Jannat’s Story: When Poverty Meets Disaster

Jannat’s Story: When Poverty Meets Disaster


THATTA DISTRICT, SINDH, PAKISTAN: “God give me the strength so we can rebuild our house to be able to live the life we were living previously. My entire house has collapsed along with some of our belongings that have gone underground with it. My house had two rooms and was made of mud.”

Jannat, a twenty-eight year old woman with two children from Thatta District lives presently in her parent’s house
in the village of Haji Ladho Khaskhelly. She belongs to the same village while additional family members residing in the three rooms of the house include Jannat’s three sisters, her brother, and his wife. Her husband, Haider, sells vegetables in the local market in the tehsil of Mirpur Bathoro.

“He earns between 100 – 200 rupees (USD 1.11 – 2.22) per day, and the money is not enough because neither the vegetables nor the cart belong to him. It will cost as much as 40,000 rupees (USD 444.44) to rebuild our house. We do not have that much money.”

FU_092920112Jannat’s neighbor Mohammad Suddhir and his family near their collapsed mud house in Thatta Distritc, Sindh. Photographed by Donna Fernandes, September 2011.

During the country’s heavy monsoon rainfall and almost a month ago, twelve houses in Haji Ladho Khaskhelly collapsed. The village has 86 houses with over 200 residents. Jannat’s neighbors, Khamoon and Mohammad Suddhir, share her sorrow and relate to her loss since their homes were also damaged. Fortunately, Khamoon was able to secure his second room with a stick which is now on the verge of collapsing.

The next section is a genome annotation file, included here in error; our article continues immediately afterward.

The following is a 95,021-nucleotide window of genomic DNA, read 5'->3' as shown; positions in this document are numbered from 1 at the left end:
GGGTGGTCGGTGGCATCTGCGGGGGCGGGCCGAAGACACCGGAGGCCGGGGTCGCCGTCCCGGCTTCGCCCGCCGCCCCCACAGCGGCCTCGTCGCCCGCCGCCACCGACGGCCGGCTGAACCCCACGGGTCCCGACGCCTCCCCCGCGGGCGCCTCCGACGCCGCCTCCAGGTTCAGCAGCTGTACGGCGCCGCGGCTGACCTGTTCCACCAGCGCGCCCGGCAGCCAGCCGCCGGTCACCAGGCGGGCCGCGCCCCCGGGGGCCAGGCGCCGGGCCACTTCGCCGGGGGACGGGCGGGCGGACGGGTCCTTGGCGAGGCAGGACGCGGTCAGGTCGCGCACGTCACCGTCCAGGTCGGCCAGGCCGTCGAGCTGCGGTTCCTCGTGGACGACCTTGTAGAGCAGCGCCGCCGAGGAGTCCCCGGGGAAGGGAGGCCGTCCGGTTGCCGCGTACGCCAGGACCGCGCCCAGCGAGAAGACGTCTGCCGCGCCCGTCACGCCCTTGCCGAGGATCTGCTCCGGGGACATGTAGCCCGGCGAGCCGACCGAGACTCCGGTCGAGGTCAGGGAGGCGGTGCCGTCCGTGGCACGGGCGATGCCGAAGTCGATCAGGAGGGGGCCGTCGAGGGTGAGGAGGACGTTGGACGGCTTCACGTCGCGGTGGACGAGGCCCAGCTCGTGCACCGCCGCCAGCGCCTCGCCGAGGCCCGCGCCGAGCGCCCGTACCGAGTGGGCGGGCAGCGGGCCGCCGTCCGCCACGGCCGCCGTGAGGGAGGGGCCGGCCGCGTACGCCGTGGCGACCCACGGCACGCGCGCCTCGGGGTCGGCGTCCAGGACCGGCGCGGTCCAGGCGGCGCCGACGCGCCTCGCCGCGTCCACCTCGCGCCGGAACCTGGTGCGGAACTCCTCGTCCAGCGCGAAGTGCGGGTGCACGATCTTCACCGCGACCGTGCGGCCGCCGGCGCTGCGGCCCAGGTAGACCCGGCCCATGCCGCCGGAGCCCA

“We need help to have a place of our own. We have lost more than just our house; we lost things inside our house and our space.” Jannat continued to explain that the finances needed to rebuild their house is out of reach for them and that additional expenses are needed to replace their household items.

Jannat, Khamoon, and Mohammad Suddhir have received tents, blankets, and food packages as part of CWS-P/A’s distributions in the district. Through this support the families have a little bit of security that they have quality food that will last their families for a month as well as shelter.

While the tents provide temporary roofs to the three families and the food brings a smile on their faces, there is no doubt that the families have larger concerns. These include winter worries, health risks, lost crops, diminished livelihoods, clothing, and more importantly, a stronger home.

Affected families in Sindh still remain in much need of immediate assistance. Despite their remaining challenges and needs, Jannat, Khamoon, and Mohammad Suddhir are fortunate as compared to the thousands of people who have yet to receive any assistance. Support from the international community will not only help individual families and communities but also assist in alleviating some of the pressure on global poverty caused by the increasing number and scale of natural disasters. The affected communities are mostly impoverished, marginalized, and are in need of assistance in order to keep them from falling farther below the poverty line and deeper into food insecurity, debt, and uncertainty.


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